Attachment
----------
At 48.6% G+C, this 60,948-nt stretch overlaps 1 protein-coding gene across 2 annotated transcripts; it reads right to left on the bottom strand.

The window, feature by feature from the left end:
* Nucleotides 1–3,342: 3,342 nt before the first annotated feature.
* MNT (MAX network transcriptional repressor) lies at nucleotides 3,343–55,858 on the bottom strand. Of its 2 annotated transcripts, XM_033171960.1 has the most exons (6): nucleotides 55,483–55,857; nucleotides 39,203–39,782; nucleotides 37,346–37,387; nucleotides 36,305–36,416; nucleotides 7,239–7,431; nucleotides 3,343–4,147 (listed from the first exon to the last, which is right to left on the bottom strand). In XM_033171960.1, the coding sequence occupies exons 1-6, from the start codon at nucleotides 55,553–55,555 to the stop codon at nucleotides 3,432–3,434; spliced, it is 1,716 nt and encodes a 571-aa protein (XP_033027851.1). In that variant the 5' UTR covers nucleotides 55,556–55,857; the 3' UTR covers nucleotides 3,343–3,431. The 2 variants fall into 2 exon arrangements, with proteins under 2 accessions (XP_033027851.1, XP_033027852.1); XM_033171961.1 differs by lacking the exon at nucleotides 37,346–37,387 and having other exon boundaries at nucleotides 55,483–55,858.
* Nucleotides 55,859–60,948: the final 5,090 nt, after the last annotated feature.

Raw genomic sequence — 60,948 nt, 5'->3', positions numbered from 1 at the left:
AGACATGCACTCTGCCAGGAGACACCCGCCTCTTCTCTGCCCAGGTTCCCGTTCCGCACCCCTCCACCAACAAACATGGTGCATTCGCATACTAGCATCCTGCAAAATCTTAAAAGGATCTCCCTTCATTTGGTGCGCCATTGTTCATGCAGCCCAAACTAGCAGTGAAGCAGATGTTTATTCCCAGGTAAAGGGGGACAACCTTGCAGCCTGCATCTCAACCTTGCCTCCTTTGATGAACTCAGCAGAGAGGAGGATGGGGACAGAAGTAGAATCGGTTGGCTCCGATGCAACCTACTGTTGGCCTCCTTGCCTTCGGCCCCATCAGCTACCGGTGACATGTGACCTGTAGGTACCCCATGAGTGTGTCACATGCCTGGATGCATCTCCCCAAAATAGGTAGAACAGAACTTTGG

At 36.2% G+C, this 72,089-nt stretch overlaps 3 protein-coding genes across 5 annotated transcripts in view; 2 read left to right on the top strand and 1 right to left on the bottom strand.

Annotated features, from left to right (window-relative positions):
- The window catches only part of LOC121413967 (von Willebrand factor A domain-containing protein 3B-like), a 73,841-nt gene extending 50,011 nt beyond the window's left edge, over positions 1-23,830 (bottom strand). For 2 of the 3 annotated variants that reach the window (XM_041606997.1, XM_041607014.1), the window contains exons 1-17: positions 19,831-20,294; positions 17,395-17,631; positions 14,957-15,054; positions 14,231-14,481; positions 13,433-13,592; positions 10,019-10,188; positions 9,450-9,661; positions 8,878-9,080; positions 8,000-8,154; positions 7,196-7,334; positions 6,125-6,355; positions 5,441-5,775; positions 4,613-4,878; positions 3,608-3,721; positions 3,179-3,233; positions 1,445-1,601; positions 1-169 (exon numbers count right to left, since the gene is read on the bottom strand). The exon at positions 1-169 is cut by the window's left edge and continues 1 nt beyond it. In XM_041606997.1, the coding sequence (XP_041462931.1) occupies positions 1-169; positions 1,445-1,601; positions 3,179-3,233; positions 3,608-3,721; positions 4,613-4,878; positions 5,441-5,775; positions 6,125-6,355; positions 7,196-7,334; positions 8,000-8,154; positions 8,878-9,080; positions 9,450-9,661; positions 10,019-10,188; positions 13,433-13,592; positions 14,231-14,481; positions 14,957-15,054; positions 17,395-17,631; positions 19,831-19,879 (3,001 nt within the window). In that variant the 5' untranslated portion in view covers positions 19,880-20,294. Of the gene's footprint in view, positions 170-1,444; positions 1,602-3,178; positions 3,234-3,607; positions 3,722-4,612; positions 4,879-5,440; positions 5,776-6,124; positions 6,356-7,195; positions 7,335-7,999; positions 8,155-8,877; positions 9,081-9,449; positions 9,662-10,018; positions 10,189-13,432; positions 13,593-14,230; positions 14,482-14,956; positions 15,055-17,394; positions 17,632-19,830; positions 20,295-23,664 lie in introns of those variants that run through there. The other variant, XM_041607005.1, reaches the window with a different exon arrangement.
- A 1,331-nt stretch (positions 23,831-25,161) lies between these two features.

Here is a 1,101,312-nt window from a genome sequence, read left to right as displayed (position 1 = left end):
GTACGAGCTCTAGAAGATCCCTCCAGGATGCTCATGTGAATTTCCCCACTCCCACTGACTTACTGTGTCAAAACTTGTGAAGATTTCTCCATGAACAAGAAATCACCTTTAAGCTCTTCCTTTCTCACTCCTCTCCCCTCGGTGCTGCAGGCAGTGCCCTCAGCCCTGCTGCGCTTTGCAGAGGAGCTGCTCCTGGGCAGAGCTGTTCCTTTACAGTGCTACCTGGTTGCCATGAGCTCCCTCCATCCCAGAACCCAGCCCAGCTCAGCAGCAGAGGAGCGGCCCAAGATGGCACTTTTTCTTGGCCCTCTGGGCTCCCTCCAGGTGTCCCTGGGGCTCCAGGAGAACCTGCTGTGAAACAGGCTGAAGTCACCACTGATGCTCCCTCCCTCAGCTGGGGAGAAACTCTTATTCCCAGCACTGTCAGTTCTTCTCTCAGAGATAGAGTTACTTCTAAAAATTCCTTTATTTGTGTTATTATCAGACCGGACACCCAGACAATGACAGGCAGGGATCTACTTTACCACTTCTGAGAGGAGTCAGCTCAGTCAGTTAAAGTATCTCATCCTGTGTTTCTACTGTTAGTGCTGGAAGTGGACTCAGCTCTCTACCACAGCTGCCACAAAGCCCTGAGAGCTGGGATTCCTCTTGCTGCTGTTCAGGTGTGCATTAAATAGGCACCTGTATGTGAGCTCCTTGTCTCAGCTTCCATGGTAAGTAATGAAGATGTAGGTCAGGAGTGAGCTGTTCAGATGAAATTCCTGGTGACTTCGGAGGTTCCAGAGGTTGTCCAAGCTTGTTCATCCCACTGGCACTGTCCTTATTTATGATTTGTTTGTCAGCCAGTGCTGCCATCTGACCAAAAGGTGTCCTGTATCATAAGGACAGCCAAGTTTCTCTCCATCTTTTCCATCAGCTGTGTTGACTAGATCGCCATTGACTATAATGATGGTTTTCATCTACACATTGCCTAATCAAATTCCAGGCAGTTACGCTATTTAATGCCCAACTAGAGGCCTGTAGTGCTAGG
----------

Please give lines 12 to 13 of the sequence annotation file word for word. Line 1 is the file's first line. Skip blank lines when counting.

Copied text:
Here is a 1,101,312-nt window from a genome sequence, read left to right as displayed (position 1 = left end):
GTACGAGCTCTAGAAGATCCCTCCAGGATGCTCATGTGAATTTCCCCACTCCCACTGACTTACTGTGTCAAAACTTGTGAAGATTTCTCCATGAACAAGAAATCACCTTTAAGCTCTTCCTTTCTCACTCCTCTCCCCTCGGTGCTGCAGGCAGTGCCCTCAGCCCTGCTGCGCTTTGCAGAGGAGCTGCTCCTGGGCAGAGCTGTTCCTTTACAGTGCTACCTGGTTGCCATGAGCTCCCTCCATCCCAGAACCCAGCCCAGCTCAGCAGCAGAGGAGCGGCCCAAGATGGCACTTTTTCTTGGCCCTCTGGGCTCCCTCCAGGTGTCCCTGGGGCTCCAGGAGAACCTGCTGTGAAACAGGCTGAAGTCACCACTGATGCTCCCTCCCTCAGCTGGGGAGAAACTCTTATTCCCAGCACTGTCAGTTCTTCTCTCAGAGATAGAGTTACTTCTAAAAATTCCTTTATTTGTGTTATTATCAGACCGGACACCCAGACAATGACAGGCAGGGATCTACTTTACCACTTCTGAGAGGAGTCAGCTCAGTCAGTTAAAGTATCTCATCCTGTGTTTCTACTGTTAGTGCTGGAAGTGGACTCAGCTCTCTACCACAGCTGCCACAAAGCCCTGAGAGCTGGGATTCCTCTTGCTGCTGTTCAGGTGTGCATTAAATAGGCACCTGTATGTGAGCTCCTTGTCTCAGCTTCCATGGTAAGTAATGAAGATGTAGGTCAGGAGTGAGCTGTTCAGATGAAATTCCTGGTGACTTCGGAGGTTCCAGAGGTTGTCCAAGCTTGTTCATCCCACTGGCACTGTCCTTATTTATGATTTGTTTGTCAGCCAGTGCTGCCATCTGACCAAAAGGTGTCCTGTATCATAAGGACAGCCAAGTTTCTCTCCATCTTTTCCATCAGCTGTGTTGACTAGATCGCCATTGACTATAATGATGGTTTTCATCTACACATTGCCTAATCAAATTCCAGGCAGTTACGCTATTTAATGCCCAACTAGAGGCCTGTAGTGCTAGG